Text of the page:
| 15.4°C Belfast

Anthony McIntyre: Low-level yes, but attacks break acceptable level of violence test

Whether the weekend attacks on the Belfast homes of two senior republicans were as serious or as ominous as to merit the amount of news coverage they have received, is a moot point.  They were clearly lacking in the level of fatal intent which took the life of Real IRA figure Joe O’Connor in West Belfast, 18 years ago.

Neither O’Connor’s Provisional IRA assassins nor their political representatives have yet approached the dead man’s relatives to explain the rationale behind his killing. Presumably, like the weekend attacks on homes, there was no logic that can be explained, just a self-serving, self-referential one that cannot be explained. Whether the work of organised physical force republicanism or the hatching of some lone wolf plan, the attacks were certainly without a semblance of political justification or strategic nous.

They occur at a time when there has been an upsurge in politically violent activity by republicans.

While there may be no link between sustained rioting in Derry and attacks on the cenotaph in Newry, insert the volatility of Brexit into the incendiary marching and bonfire season and the North reveals its susceptibility to cyclical downturns, from which it will recover until the next one.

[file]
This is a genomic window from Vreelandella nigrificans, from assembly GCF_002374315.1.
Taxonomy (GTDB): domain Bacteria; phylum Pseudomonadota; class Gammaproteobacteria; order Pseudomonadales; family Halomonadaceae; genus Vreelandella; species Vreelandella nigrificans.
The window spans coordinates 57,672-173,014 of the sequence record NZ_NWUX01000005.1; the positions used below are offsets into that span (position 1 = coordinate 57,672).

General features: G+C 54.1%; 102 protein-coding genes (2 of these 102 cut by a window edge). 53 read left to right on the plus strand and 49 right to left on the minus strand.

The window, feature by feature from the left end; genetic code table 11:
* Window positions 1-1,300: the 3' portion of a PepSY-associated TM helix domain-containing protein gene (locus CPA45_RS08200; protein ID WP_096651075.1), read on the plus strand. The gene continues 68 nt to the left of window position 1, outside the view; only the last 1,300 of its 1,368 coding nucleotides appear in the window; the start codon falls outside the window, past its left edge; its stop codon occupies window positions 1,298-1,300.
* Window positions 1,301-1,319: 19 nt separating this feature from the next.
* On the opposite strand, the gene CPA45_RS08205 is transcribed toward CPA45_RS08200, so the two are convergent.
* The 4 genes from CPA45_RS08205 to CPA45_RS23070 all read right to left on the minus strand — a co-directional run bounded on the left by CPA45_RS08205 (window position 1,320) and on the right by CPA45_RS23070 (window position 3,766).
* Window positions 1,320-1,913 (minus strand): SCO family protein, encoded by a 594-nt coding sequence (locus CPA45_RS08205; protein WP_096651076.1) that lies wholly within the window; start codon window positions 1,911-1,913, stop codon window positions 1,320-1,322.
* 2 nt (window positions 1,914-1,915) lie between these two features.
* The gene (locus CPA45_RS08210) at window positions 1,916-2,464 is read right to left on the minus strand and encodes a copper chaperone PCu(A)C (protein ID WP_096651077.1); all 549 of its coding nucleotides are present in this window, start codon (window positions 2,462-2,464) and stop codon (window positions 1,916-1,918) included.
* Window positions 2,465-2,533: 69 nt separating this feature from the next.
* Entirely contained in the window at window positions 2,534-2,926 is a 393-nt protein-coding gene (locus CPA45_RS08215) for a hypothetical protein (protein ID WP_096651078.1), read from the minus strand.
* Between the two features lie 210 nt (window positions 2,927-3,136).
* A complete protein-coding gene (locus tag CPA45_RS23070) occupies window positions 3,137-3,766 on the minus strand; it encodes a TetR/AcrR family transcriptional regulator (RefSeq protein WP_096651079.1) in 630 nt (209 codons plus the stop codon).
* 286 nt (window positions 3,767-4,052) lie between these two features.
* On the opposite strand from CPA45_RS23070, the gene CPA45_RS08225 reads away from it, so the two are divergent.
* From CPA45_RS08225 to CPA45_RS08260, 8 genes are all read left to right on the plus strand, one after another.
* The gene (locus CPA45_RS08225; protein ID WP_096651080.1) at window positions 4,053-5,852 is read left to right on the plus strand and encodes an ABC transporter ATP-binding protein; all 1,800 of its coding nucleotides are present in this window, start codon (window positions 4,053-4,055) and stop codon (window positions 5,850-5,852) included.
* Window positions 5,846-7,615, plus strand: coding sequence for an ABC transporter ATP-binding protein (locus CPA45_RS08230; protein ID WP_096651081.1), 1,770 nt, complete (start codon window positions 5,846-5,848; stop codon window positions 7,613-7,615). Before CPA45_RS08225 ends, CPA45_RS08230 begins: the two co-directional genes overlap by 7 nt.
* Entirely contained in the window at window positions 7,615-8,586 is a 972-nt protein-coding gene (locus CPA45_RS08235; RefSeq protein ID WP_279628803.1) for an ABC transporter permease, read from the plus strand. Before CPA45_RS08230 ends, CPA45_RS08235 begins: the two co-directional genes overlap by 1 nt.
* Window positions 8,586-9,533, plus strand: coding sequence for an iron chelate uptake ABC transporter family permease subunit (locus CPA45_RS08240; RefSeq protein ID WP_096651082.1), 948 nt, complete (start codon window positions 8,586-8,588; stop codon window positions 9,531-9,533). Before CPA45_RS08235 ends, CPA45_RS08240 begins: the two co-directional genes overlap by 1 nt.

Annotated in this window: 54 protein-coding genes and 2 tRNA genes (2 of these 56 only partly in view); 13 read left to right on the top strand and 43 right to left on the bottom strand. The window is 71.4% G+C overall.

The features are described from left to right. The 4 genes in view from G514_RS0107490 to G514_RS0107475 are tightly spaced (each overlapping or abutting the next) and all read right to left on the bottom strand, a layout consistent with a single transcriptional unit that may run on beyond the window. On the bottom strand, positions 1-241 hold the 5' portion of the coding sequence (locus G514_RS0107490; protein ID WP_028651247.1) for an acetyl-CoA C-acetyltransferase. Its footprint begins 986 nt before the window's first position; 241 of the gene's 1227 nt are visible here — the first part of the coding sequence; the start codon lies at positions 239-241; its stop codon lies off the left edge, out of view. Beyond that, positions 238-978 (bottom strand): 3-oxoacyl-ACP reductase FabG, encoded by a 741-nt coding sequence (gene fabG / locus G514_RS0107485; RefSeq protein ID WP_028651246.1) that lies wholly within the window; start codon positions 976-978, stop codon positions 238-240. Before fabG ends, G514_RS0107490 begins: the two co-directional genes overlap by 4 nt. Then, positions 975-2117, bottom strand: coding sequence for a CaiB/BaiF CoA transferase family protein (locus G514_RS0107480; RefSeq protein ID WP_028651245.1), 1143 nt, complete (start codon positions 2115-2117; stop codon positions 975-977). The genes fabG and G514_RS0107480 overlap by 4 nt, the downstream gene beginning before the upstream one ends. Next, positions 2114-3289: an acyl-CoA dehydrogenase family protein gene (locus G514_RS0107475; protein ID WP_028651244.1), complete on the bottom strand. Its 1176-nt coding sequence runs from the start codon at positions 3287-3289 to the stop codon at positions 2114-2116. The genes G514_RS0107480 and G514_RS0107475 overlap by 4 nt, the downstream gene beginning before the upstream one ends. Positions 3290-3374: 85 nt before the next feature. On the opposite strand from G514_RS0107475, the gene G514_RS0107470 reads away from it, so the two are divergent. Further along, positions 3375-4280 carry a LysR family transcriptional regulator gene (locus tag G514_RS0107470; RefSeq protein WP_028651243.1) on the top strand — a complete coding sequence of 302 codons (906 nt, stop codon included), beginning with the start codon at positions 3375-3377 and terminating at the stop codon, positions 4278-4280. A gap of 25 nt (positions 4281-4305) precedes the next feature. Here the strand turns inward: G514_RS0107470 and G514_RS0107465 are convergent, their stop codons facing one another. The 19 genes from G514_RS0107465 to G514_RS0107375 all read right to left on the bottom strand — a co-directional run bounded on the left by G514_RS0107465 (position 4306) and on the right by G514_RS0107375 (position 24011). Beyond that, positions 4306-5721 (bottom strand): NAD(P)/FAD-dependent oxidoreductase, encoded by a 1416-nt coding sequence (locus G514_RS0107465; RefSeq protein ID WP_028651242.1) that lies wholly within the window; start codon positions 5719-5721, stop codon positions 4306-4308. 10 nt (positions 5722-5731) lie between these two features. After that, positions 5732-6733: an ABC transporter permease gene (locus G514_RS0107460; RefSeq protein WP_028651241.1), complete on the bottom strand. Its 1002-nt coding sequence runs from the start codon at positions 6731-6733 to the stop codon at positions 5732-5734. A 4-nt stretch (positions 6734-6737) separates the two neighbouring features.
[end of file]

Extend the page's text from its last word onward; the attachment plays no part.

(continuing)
Decades ago the level of threat posed would have satisfied the yearning of many British politicians for what was termed an acceptable level of violence. Today, aided by the coercion poachers having become consent gamekeepers, expectations are higher and the threshold for acceptability has been considerably recalibrated. There is a lesson to be drawn from the men who were attacked rather than the attack itself.

They are now the most robust defenders of the consent principle, having failed absolutely to usurp it. In their day they stormed the walls of consent only to be repelled and transformed by it.

The current republican activity is like a mild breeze compared against that storm.  Like the Provisional IRA, their inheritors too will implode on the rock of consent, their activity as transformatively plausible as a rain dance during the recent heat wave.

If they follow reason rather than tradition, the attackers might yet come to understand that the men they targeted embody a logic: “the failed political entity” is republicanism, not the Northern state.

Anthony McIntyre is a former IRA prisoner, journalist and co-founder of The Blanket, an online magazine that critically analysed the peace process blogs at thepensivequill.am

Belfast Telegraph